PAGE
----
School's 'Pledge of Allegiance' waiver has some upset

- A Florida man's Facebook post about a school's 'Pledge of Allegiance' waiver is getting a lot of attention.

Micah Brienen's niece goes to elementary school in Tallahassee, which is part of the Leon County school district. Brienen took to Facebook recently after his niece came home with a 'Pledge of Allegiance' opt-out waiver form.

The form gives parents an option to check a box that reads, "I understand my rights as a parent and I request that my child, noted above, be excused from reciting the Pledge of Allegiance. This request includes standing and placing his/her right hand over his/her heart."

In his original post, Brienen wrote, "My niece brought this home from school today... What is happening to our country?" The post has been shared more than 21,000 times.

He followed up with another Facebook post explaining that the waiver is part of the Leon County student handbook and parents are required to sign and return it to confirm they received it.

“I believe it’s another stop in the progressive political movement to destroy the education system,” Brienen told FOX NEWS. “We have a lot of American values and traditions that seem to be whittling away.”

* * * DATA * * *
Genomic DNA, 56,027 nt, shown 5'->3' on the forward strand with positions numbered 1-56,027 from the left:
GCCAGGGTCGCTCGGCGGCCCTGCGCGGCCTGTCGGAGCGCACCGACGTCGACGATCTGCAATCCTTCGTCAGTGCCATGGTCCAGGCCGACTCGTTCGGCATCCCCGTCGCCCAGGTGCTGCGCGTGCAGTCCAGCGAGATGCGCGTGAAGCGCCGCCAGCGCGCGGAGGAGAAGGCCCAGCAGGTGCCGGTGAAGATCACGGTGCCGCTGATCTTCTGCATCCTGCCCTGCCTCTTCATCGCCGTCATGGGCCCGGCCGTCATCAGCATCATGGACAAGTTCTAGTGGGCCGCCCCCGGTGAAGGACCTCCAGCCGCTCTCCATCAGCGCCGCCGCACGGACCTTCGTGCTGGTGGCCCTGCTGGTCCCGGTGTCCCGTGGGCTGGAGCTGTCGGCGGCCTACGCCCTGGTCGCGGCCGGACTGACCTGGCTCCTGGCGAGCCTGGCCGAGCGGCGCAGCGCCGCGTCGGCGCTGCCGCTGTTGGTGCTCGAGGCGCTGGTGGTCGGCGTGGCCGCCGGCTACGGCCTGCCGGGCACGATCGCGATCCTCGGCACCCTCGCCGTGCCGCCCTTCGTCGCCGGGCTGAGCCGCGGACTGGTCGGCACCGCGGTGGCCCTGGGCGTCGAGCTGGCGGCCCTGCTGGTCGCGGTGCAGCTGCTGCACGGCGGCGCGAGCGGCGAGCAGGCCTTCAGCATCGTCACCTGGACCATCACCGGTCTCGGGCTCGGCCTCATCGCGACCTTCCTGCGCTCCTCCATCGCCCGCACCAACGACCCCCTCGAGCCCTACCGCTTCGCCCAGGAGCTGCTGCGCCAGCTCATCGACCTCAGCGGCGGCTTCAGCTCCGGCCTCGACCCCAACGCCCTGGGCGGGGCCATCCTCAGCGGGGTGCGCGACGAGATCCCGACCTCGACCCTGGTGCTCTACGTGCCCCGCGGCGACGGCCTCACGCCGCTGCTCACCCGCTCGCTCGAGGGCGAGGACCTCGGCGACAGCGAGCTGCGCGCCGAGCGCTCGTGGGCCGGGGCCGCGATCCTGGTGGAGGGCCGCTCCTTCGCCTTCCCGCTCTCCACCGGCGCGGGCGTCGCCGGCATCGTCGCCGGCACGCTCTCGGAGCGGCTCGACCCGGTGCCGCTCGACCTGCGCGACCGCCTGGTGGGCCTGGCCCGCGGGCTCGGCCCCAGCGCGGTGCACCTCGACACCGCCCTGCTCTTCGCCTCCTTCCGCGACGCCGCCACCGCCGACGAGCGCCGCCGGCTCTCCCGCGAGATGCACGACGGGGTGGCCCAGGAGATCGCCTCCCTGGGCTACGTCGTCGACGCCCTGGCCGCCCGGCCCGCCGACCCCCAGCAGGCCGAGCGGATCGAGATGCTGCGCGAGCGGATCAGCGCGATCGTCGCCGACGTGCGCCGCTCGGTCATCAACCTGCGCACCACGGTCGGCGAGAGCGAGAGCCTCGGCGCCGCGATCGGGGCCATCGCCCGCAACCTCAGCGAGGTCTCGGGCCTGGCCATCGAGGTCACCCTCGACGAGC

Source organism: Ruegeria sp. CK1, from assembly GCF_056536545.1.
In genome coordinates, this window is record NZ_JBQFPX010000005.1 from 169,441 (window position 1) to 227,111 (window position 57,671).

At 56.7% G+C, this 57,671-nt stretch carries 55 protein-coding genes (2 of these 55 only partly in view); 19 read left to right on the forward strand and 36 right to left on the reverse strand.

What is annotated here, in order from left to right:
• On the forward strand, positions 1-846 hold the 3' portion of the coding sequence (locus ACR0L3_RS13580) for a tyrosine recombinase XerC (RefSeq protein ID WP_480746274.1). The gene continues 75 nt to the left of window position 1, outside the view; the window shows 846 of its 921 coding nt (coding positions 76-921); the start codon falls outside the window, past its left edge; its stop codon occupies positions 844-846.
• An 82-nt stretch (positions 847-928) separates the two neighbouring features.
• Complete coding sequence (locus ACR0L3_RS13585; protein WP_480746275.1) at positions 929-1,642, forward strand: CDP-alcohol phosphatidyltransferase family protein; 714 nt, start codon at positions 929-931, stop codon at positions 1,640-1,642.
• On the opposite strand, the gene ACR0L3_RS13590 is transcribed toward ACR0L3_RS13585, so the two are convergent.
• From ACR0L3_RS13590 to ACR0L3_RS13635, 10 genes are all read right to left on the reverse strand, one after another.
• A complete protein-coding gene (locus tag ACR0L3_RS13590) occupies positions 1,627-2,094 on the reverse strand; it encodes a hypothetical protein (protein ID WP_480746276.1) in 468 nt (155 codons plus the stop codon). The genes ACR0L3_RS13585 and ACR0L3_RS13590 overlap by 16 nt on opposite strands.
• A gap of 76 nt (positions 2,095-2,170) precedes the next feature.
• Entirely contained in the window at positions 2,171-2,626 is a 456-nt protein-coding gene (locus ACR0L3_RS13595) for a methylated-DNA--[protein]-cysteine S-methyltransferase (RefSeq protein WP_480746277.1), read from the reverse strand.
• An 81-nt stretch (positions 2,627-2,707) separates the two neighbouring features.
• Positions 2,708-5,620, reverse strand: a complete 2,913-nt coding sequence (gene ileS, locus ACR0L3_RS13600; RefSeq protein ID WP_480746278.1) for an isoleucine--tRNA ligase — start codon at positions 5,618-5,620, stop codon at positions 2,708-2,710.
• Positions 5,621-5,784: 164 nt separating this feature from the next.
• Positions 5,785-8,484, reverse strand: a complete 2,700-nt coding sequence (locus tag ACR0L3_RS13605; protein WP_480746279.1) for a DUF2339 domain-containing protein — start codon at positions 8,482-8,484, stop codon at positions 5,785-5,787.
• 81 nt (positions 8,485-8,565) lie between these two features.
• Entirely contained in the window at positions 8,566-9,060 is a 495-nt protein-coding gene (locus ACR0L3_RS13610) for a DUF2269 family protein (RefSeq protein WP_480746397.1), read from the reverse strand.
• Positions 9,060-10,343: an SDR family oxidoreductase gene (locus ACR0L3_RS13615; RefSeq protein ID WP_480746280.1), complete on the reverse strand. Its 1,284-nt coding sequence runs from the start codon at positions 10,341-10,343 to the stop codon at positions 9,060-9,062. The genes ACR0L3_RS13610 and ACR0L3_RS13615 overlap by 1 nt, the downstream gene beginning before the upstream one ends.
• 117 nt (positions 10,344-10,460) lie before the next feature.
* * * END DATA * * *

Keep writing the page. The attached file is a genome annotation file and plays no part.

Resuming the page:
“This is a response to a Florida law voted on by the Florida Legislature and signed by Governor Rick Scott,” said Chris Petley, the spokesman for Leon County Schools. “We are required to comply with the law,” he said.

Specifically, he was referring to Florida Statue 1003.44. That law dictates “to all school districts in Florida that, ‘each student shall be informed by a written notice published in the student handbook or a similar publication pursuant to s. 1006.07(2) that the student has the right not to participate in reciting the pledge. Upon written request by his or her parent, the student must be excused from reciting the pledge, including standing and placing the right hand over his or her heart.”

Brienen, who voted for Gov. Scott, said he still opposes the Pledge waiver. “If we don’t make a stand now – we might not have the Pledge of Allegiance in school,” he said. “What’s next, removing the flags? It’s only the beginning.”


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